Monday, February 14, 2011

Bring home the compostables (Change 106)

Whenever I eat out at a fast food restaurant or take my lunch/dinner to work, I throw out garbage. It's a strange habit, because at home, I'm so careful to make sure everything is as reusable, recyclable and compostable as possible. A lot of the garbage I throw out, when I eat out, is made up of items that are perfectly acceptable to the residential green bin program here, but have no opportunity to be taken out of the waste stream at a commercial level.
I've always made sure that portable lunches were as garbage-less as possible for DH, the kids and myself.  I rarely buy one time use snacks, like yogurt or applesauce, and I always make sure that beverages go in a thermos or reusable bottle.  But for a reason that escapes me, we rarely bring our apple cores, banana peels, or sandwich crusts home.

When I visited PEI two years ago, I was astonished that compost bins could be found everywhere.  I mean EVERYWHERE.  One the street, in the restaurants, in the malls - no location was without.  It made me wish that my province, heck even my city, had the political will to enforce such a policy.  My wish has finally come true for the residential sector of the city of Ottawa, but corporate participation is still unavailable.

So I've decided to start bringing the compostables home with me.  It's easy enough to slip an apple core or banana peel into a reusable container already in the lunch box.    I'll ask DH and the kids to bring their food waste home from school and work.  And when I'm at McDonald's or Subway, I'll pack a "take-out" bag of compostable sandwich wraps, drink cartons and food leftovers.  I may look a little strange, I suppose, but at least I won't feel guilty about contributing to the growing landfill problem.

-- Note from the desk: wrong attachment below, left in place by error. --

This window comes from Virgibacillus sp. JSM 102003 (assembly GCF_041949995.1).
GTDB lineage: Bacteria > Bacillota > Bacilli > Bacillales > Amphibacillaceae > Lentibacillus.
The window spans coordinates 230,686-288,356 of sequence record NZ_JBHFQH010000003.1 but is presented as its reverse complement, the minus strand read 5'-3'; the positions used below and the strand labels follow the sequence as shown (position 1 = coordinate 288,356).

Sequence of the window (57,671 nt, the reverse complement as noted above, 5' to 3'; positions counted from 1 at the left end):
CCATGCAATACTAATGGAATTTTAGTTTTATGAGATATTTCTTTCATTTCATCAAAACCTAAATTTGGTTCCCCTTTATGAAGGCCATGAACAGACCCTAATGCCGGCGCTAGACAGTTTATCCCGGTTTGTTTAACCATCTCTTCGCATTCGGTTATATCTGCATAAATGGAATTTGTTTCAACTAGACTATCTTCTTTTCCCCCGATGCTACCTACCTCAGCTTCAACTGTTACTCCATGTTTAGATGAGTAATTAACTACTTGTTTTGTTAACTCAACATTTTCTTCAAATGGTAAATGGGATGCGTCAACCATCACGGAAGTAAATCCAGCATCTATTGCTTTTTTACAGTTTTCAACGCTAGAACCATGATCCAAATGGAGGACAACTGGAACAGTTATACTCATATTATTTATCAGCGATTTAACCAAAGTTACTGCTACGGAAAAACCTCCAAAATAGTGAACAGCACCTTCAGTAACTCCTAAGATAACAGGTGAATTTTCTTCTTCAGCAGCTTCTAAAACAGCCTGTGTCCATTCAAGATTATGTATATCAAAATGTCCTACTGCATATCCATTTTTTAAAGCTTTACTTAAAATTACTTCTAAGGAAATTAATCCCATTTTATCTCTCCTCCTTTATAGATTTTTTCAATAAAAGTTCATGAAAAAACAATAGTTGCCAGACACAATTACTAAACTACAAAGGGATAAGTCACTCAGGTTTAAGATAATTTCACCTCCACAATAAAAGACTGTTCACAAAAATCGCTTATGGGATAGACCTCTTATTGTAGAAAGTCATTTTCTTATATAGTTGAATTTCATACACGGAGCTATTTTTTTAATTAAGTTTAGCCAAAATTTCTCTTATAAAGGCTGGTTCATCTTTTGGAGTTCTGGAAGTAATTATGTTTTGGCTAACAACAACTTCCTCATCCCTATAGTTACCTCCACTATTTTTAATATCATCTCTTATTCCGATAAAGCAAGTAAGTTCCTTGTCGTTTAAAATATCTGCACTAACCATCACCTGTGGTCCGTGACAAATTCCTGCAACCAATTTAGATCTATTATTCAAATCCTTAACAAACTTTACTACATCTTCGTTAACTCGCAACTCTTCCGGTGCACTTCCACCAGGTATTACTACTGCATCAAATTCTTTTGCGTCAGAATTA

1. Excellent idea! And something I am going to add in to my already bringing my own take-out containers for the food I know for sure I'll eat later. But never thought of carrying a sack for the rest! Awesome!

  2. When you say that corporate participation is still unavailable, do you mean businesses are not allowed to collect compost? I've been wondering, because some places (like Bridgehead cafes) do collect compost along with recycling and garbage, but Starbucks, Tim Horton's, and most other places, as far as I know, do not.

  3. Hey Deb - glad you like the idea. I tried it out last night for the first time and it worked really well. We were at McDonald's, and I just used one of the paper bags our food came in. It was AMAZING at how little we actually threw into the garbage - straws, lids and honey packets. Everything else came home.

    Melissa - when I say corporate participation is unavailable, I mean that the city of Ottawa does not provide commercial customers with a green bin or removal services. If a commercial customer wishes to compost, that company has to pay for its own collection and removal services, much like it has to pay for its own recycling services. However, from what I can see around the city, most businesses are not choosing either option.

  4. oh, my, I just recently started keeping some containers in the car to take with me to bring home leftovers from restaurant meals. Never occurred to me to also bring home the stuff I will NOT be eating later. will have to try that!

  5. I've been doing this a lot lately, and it hasn't been hard at all. Good luck to everyone.

    Melissa - a quick, and interesting update re: commercial green bins. I was on a training course today with the City, and there, in the cafeteria of the building, was a green bin. I guess the City feels it ought to lead by example....